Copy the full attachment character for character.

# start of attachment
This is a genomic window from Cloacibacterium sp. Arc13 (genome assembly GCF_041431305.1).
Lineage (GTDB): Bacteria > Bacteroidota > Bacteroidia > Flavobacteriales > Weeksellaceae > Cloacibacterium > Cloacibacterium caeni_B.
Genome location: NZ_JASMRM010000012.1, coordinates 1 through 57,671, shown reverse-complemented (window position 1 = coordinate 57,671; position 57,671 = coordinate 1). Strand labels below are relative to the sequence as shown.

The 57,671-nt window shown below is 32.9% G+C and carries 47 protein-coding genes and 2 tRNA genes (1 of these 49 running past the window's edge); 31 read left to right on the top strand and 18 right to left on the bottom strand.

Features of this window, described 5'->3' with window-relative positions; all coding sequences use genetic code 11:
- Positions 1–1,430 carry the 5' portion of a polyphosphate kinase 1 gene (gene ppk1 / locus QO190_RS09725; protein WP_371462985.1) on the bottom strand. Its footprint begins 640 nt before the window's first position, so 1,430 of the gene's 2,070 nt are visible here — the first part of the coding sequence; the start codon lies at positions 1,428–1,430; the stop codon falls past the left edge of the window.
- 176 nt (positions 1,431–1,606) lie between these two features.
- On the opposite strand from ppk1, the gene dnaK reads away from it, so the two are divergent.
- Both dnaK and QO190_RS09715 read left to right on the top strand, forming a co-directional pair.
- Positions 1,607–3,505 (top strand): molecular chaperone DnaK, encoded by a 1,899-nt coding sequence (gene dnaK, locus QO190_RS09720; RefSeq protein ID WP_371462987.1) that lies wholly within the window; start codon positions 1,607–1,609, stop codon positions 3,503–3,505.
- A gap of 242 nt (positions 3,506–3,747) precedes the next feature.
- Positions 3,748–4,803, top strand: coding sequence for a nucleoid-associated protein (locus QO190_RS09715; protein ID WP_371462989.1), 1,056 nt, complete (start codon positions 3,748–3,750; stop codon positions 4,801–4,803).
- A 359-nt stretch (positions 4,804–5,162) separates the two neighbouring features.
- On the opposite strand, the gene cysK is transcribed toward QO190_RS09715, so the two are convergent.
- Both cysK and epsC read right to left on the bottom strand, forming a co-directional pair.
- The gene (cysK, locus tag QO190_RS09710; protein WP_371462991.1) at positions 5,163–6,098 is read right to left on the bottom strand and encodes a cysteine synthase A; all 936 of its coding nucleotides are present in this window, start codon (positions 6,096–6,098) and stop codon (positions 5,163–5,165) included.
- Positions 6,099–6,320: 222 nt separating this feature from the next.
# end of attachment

This is a genomic window from Cloacibacterium sp. Arc13 (genome assembly GCF_041431305.1).
Lineage (GTDB): Bacteria > Bacteroidota > Bacteroidia > Flavobacteriales > Weeksellaceae > Cloacibacterium > Cloacibacterium caeni_B.
Genome location: NZ_JASMRM010000012.1, coordinates 1 through 57,671, shown reverse-complemented (window position 1 = coordinate 57,671; position 57,671 = coordinate 1). Strand labels below are relative to the sequence as shown.

The 57,671-nt window shown below is 32.9% G+C and carries 47 protein-coding genes and 2 tRNA genes (1 of these 49 running past the window's edge); 31 read left to right on the top strand and 18 right to left on the bottom strand.

Features of this window, described 5'->3' with window-relative positions; all coding sequences use genetic code 11:
- Positions 1–1,430 carry the 5' portion of a polyphosphate kinase 1 gene (gene ppk1 / locus QO190_RS09725; protein WP_371462985.1) on the bottom strand. Its footprint begins 640 nt before the window's first position, so 1,430 of the gene's 2,070 nt are visible here — the first part of the coding sequence; the start codon lies at positions 1,428–1,430; the stop codon falls past the left edge of the window.
- 176 nt (positions 1,431–1,606) lie between these two features.
- On the opposite strand from ppk1, the gene dnaK reads away from it, so the two are divergent.
- Both dnaK and QO190_RS09715 read left to right on the top strand, forming a co-directional pair.
- Positions 1,607–3,505 (top strand): molecular chaperone DnaK, encoded by a 1,899-nt coding sequence (gene dnaK, locus QO190_RS09720; RefSeq protein ID WP_371462987.1) that lies wholly within the window; start codon positions 1,607–1,609, stop codon positions 3,503–3,505.
- A gap of 242 nt (positions 3,506–3,747) precedes the next feature.
- Positions 3,748–4,803, top strand: coding sequence for a nucleoid-associated protein (locus QO190_RS09715; protein ID WP_371462989.1), 1,056 nt, complete (start codon positions 3,748–3,750; stop codon positions 4,801–4,803).
- A 359-nt stretch (positions 4,804–5,162) separates the two neighbouring features.
- On the opposite strand, the gene cysK is transcribed toward QO190_RS09715, so the two are convergent.
- Both cysK and epsC read right to left on the bottom strand, forming a co-directional pair.
- The gene (cysK, locus tag QO190_RS09710; protein WP_371462991.1) at positions 5,163–6,098 is read right to left on the bottom strand and encodes a cysteine synthase A; all 936 of its coding nucleotides are present in this window, start codon (positions 6,096–6,098) and stop codon (positions 5,163–5,165) included.
- Positions 6,099–6,320: 222 nt separating this feature from the next.